More rubbing and polishing and you have a grip frame in the white. Areas that are going to be totally covered by the grips are not as important to get polished out. Also note that on the checkered mainspring housing I have only polished off the high edges. The black that remains will actually help make the gun look more worn and authentic. Same for the checkering on the hammer spur.

In doing this process, the maker’s marks, proof mark and even the serial number of the air pistol (if it has one) will be polished off; it is back to a bare alloy gun like it was before markings and the matte finish were applied by the manufacturer. Getting into tight spaces the 3M scrubbing pads (or similar scrubbing pads) work well and also for flat surfaces such as the face of the recoil spring retainer sleeve, which has the checkered front that resembles the recoil spring plug on a 1911, front of the barrel bushing, sides of the slide stop (slide release), and even the face of the grip screws. Just a light buffing leaves a worn look. The 0000 steel wool is your best friend for finalizing the clean polish of parts since it is flexible for getting into tight spots. After using the steel wool or any of the other emory papers or scrubbers, always dump any dust or residue off the parts being worked on (it piles up) and blow off the parts with Dust Off. After you have reached the point where all of the parts are cleaned of the matte finish (though some small edges may remain and that will be alright), the parts need to be cleaned off. This is to remove any oils or remaining debris.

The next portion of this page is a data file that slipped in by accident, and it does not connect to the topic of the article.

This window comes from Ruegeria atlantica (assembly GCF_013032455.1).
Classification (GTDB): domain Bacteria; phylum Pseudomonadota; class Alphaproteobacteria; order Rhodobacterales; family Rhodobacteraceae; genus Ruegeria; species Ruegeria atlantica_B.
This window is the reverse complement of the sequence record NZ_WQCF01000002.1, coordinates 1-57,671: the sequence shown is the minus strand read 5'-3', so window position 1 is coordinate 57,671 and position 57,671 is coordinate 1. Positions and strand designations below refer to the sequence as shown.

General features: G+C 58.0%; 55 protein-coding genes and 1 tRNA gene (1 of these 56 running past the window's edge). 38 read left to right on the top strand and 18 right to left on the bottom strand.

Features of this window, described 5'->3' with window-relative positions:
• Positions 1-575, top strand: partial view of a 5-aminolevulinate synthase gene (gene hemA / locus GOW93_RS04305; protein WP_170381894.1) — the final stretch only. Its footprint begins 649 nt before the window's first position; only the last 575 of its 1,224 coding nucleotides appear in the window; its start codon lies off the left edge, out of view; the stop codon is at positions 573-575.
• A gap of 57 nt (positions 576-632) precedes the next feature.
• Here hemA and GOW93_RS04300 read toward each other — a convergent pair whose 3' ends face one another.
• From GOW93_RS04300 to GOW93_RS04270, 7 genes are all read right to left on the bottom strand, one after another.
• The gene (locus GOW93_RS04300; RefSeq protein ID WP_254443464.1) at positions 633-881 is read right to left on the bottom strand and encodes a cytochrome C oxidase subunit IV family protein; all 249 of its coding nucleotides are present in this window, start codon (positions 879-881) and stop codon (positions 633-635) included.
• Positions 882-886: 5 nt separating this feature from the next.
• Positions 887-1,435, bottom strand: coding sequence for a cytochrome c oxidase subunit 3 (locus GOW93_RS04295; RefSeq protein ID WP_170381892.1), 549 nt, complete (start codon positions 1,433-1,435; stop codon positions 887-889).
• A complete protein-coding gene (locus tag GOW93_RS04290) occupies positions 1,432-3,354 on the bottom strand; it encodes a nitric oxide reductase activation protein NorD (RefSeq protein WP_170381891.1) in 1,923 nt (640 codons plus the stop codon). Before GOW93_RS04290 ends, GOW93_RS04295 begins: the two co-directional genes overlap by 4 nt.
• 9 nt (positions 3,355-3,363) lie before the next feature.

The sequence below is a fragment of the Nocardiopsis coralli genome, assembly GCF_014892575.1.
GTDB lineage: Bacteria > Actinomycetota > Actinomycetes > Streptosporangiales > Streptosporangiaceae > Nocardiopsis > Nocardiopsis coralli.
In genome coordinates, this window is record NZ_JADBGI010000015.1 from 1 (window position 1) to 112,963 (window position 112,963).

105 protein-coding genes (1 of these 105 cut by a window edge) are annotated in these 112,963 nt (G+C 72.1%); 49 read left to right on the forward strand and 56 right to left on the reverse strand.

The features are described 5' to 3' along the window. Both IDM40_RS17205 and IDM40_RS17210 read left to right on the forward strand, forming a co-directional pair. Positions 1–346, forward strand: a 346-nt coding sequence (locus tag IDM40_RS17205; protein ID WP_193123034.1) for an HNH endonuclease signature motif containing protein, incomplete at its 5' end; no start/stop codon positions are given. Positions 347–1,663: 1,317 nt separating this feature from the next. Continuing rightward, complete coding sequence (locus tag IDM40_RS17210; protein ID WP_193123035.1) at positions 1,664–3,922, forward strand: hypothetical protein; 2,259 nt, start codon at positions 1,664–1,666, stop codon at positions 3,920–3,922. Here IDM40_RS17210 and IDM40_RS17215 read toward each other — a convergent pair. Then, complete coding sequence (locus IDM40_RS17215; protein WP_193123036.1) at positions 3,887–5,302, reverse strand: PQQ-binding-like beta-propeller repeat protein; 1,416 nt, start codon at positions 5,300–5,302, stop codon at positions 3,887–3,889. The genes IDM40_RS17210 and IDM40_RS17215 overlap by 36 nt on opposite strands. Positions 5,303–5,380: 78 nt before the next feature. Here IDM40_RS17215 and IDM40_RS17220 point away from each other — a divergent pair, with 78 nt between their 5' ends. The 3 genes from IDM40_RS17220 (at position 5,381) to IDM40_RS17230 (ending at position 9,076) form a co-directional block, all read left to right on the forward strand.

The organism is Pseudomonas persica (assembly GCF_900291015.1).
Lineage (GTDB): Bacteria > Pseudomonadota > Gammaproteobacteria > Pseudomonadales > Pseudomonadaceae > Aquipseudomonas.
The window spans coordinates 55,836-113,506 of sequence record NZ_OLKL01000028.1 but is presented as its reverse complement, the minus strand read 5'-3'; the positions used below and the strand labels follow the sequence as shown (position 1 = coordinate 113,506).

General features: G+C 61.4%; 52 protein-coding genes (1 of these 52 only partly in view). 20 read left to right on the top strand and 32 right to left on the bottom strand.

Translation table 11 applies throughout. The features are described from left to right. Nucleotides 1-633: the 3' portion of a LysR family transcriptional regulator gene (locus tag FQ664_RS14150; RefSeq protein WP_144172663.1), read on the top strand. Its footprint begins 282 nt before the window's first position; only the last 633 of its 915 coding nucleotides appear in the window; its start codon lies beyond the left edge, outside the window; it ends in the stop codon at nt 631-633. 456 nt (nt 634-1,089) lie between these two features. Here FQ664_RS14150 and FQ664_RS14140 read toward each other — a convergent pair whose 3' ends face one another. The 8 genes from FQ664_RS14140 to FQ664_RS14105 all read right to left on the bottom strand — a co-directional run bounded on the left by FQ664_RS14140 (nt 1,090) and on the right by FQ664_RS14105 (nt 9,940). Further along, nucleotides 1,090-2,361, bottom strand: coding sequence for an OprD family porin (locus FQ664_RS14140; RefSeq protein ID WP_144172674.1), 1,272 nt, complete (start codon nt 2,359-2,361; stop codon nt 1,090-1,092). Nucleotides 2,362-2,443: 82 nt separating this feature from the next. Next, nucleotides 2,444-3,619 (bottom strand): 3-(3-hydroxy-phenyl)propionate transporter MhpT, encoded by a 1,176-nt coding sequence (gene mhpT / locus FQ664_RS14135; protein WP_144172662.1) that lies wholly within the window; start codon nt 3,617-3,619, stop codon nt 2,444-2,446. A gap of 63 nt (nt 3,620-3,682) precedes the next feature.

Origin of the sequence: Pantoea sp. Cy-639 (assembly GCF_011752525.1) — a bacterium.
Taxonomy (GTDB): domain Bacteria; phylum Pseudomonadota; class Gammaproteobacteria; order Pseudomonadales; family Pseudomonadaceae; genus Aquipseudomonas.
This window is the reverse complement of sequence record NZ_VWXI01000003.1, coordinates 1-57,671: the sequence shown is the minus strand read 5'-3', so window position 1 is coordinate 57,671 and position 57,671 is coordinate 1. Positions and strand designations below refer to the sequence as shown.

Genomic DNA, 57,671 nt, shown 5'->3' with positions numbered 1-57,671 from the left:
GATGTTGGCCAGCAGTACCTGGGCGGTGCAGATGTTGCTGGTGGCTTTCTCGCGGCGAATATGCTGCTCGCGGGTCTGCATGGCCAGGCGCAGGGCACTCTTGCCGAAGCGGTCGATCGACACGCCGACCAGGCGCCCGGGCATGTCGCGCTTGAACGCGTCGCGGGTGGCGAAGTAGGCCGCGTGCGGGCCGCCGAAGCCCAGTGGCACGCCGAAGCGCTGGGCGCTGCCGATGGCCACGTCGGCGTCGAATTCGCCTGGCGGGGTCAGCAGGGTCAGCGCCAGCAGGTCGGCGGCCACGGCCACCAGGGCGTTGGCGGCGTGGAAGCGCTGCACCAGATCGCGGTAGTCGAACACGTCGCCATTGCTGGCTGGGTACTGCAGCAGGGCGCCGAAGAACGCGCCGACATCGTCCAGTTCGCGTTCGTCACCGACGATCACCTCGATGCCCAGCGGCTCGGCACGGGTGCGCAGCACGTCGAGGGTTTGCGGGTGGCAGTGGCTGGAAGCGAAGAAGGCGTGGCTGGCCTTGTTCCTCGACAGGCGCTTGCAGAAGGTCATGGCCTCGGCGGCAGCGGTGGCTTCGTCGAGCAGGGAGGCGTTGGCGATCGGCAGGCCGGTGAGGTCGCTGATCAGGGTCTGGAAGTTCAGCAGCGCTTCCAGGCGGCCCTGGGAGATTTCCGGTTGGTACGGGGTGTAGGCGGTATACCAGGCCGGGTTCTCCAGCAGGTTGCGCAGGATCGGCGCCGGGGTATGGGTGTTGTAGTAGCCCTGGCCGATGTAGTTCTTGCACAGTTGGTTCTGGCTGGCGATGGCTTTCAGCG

The left side is polished out and ready for fine tuning of small details. Again you can see that I have left some black on the thumb safety as this will add depth to the final finish. Doesn’t look like it now but it will. Also the bottom of the frame above the triggerguard has to be polished out. The 0000 steel wool is very malleable and you just have to get it up into the curve and work off the black finish. It is important to do this with the frame facing down so none of the steel wool dust or broken up finish falls into the trigger housing. This is also a great time to lightly hit the checkering on the trigger shoe so it has a rubbed surface but black left between the checkering.